In his book on the history of human progress, Our Kind, anthropologist Marvin Harris asked in the final chapter, "Will nature's experiment with mind and culture end in nuclear war?"
The book came out in 1989, in the final years of our Cold War nuclear paranoia, and his telling of how people developed from hunter gatherers all the way to McDonald's franchise owners, he said, couldn't honestly end with him gazing optimistically to the horizon because never had the fate of so many been under the control of so few.
"What alarms me most," he wrote, "is the acquiescence of ordinary citizens and their elected officials to the idea that our kind has to learn to deal with the threat of mutual annihilation because it is the best way of reducing the danger that one nuclear power will attack another."
In the final paragraph, Harris wrote that "we must recognize the degree to which we are not yet in control" of our own society. Progress was mostly chance and luck with human agency steering us away from the rocks when it could, but unless we gained some measure of control of where we were going as a species, he said, we'd be rolled over by our worst tendencies, magnified within institutions too complex for any one person to predict or direct.
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I know where this feeling came from because I grew up terrified of nuclear war. It seemed like every week there was a TV special assuring me I didn't have much to look forward to, like The Day After, Countdown to Looking Glass, Testament, and Special Bulletin, and HBO movies like By Dawn's Early Light as well as a handful of the rebooted The Twilight Zone episodes and remnants of the 1970s like Damnation Alley floating among the cable apocalyptic schlock – all devoted, it seemed, to scaring the shit out of us by revealing what horrors awaited if they ever pressed the button.
It was always with us, that fear, that uncertainty, that feeling that progress had brought us the Nintendo Entertainment System but also our doom, and then all at once Star Trek the Next Generation premiered, the Berlin Wall came down, and the Soviet Union collapsed. The Cold War ended, and the cast of Seinfeld appeared, worried about raisins and parking spaces and the smell of wet sand but not nuclear bombs or fallout zones. Soon we'd have the internet, and for a time, it was good.
I became enamored with science and progress, looking back through time and seeing nothing but so much ignorance and injustice and lack of freedom, things that are today unthinkable were then commonplace. And I got this sense that social change was a force of nature itself, that progress, however you define it, was inevitable, and that we were in control of that progress. We chose to go to the moon, and we would choose to go to the stars as well.
If you lean liberal on social issues, there was a palpable sense in the last decade, at least for me, that human social progress was definitely now on the Star Trek timeline, not the Mad Max one. Despite our folly with social media public shaming and weaponized outrage-flavored clickbait, we were sorting things out. Same-sex marriage was legal in Mississippi. Our technology wasn't just making drones and bipedal robots and self-driving cars, but was exposing every kind of privilege, accelerating social change as much as it had technological change. Hashtags and body cameras, smart phones and protests, each was now, with the power of our modern communication tools, exposing where the work needed to be done, where injustice flourished. I had a sense that with this new pace of change we were hurtling toward a cure for baldness that no one would use because, as Gene Roddenberry famously said, "no one would care," and then came Brexit and Trump.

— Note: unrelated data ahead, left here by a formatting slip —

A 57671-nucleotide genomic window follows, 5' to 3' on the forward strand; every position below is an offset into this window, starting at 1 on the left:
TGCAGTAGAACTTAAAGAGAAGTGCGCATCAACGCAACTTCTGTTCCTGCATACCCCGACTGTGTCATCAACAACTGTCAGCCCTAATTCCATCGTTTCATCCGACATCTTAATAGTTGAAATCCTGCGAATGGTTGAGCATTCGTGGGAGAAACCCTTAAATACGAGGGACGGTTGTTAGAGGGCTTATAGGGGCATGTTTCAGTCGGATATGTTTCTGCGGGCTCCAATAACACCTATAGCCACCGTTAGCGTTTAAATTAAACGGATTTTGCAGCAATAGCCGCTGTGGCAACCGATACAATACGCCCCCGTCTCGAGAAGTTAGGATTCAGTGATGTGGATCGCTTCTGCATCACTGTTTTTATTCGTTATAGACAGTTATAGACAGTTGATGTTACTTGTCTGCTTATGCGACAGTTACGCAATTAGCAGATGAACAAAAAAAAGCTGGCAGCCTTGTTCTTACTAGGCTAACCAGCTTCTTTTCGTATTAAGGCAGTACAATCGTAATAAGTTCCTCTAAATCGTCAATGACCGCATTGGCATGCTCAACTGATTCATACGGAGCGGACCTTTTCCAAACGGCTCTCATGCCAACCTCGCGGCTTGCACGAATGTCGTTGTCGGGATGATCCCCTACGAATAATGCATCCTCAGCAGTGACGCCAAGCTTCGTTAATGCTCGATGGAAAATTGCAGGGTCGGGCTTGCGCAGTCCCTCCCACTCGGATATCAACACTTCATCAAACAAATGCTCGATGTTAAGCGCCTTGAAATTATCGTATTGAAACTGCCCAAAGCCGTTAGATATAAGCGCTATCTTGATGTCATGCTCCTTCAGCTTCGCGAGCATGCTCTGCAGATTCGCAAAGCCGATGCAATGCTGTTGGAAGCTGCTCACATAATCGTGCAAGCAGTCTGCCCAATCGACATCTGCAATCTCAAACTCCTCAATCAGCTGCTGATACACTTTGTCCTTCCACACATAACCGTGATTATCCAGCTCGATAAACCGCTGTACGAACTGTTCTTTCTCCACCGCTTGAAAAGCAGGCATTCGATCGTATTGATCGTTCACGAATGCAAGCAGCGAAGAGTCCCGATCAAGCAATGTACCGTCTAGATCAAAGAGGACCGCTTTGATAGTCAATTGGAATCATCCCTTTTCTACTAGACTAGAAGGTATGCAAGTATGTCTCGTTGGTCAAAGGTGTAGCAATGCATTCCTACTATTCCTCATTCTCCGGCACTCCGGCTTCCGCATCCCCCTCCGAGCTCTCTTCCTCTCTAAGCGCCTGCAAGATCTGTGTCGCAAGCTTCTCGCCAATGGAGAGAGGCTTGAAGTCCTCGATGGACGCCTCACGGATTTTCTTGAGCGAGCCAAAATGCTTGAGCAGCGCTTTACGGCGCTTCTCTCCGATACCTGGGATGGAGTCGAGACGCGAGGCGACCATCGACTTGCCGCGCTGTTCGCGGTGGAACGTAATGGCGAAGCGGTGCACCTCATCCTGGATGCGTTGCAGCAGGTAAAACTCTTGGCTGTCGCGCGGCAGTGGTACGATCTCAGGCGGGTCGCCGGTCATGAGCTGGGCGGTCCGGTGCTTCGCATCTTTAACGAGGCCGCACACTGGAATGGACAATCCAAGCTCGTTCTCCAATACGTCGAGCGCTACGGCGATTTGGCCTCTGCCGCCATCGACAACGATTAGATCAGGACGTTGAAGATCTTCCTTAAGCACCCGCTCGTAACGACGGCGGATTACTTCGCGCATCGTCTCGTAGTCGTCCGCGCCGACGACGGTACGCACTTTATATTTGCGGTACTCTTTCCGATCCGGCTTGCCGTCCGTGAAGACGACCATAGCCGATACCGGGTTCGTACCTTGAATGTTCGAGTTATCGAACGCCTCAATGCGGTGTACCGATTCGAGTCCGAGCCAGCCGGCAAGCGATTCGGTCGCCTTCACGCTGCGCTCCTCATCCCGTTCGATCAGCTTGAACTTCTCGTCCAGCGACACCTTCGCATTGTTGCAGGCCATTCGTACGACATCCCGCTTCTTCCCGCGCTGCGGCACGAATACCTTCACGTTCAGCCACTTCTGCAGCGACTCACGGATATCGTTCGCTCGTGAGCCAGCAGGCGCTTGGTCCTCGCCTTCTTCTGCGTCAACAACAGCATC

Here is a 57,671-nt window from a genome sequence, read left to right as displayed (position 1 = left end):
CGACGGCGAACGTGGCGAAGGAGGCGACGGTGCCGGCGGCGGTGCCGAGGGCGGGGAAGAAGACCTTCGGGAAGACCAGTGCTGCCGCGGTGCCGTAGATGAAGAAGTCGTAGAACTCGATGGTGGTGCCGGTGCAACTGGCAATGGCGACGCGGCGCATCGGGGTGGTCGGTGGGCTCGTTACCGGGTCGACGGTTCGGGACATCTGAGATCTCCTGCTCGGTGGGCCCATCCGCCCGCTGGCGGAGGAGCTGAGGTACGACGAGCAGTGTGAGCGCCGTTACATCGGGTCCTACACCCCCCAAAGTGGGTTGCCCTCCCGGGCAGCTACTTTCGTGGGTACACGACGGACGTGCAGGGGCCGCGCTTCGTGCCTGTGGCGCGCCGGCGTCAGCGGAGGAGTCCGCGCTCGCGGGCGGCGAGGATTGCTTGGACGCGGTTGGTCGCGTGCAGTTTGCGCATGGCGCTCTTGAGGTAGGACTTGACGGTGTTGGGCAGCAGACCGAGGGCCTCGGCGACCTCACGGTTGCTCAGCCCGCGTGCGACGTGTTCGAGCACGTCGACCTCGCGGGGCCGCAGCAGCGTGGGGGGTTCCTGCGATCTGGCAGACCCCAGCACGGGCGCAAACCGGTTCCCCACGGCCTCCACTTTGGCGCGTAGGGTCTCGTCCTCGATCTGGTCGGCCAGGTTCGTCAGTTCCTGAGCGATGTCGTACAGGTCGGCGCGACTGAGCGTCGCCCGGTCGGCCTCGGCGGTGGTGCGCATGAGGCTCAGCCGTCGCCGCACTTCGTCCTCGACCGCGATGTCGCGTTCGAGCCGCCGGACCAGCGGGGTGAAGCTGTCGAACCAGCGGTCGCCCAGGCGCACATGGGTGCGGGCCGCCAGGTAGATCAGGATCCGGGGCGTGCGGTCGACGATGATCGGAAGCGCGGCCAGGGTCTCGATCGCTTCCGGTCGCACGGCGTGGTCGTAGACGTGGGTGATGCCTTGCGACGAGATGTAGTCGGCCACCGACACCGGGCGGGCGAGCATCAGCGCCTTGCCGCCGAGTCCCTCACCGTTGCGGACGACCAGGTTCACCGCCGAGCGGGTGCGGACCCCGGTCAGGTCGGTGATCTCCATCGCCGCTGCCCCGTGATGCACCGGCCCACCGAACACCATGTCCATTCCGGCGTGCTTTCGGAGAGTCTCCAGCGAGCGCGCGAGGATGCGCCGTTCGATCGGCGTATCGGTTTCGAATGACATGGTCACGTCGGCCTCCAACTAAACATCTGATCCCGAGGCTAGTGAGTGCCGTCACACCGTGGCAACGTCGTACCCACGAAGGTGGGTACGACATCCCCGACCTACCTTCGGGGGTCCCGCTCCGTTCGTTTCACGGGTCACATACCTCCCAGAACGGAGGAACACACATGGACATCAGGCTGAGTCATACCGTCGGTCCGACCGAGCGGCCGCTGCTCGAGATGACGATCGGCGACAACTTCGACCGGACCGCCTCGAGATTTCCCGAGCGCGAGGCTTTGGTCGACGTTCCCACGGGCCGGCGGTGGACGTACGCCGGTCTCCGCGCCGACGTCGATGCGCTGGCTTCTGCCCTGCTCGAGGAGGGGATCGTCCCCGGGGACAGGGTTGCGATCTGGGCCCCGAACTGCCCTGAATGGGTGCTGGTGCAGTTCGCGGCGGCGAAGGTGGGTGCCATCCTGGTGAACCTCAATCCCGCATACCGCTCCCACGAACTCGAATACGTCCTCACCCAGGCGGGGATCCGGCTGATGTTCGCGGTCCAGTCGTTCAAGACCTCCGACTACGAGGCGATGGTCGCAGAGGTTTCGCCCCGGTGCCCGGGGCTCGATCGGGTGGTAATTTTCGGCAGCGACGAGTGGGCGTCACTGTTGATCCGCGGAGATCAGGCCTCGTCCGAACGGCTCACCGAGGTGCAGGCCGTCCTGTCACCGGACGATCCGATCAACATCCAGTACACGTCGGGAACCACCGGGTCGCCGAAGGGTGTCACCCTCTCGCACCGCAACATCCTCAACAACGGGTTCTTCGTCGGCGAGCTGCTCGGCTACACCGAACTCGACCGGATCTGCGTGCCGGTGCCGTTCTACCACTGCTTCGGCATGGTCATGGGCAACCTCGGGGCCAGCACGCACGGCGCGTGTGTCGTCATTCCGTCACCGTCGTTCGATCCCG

I'm not saying we are back onto the Mad Max timeline. I'll never believe that, just that we aren't in as much control as I had assumed and that most social change is farther away than I imagined. Nuclear bombs are now back in play, and the people in charge of them seem as inept and hawkish as ever. Marvin Harris was right. The moment we believe the struggle is over and that we are fully choosing our destiny is usually the moment before we realize it isn't and we aren't. Personally, I believe we will continue to bend the arc of the moral universe, but now I am more aware than ever of how difficult that will be.
This episode of the You Are Not So Smart podcast is about progress, how we invented it as an idea and then went about pursuing it on-purpose. Our guest is University of Chicago historian Ada Palmer. I wanted to talk to Ada because she wrote this brilliant, fun, illuminating essay earlier this year titled On Progress and Historical Change which felt like had been written specifically to address my exact confusion.
Historians, she writes, are careful to avoid a teleological frame of mind they sometimes call "Whig history," in which we look back at our ignorant pasts and compare it to our amazing present and then assume there is an ultimate goal to all of this activity, an end-state of perfection, a strange attractor pulling us toward the ultimate purpose of all human effort. The truth is that it is a lot more complicated than that.
In the essay, she reveals the problems with thinking in this way and asks, "Is progress inevitable? Is it natural? Is it fragile? Is it possible? Is it a problematic concept in the first place?"
In the episode, you'll hear her address all these questions and more, and I promise it will leave you feeling optimistic, but also a bit more realistic.
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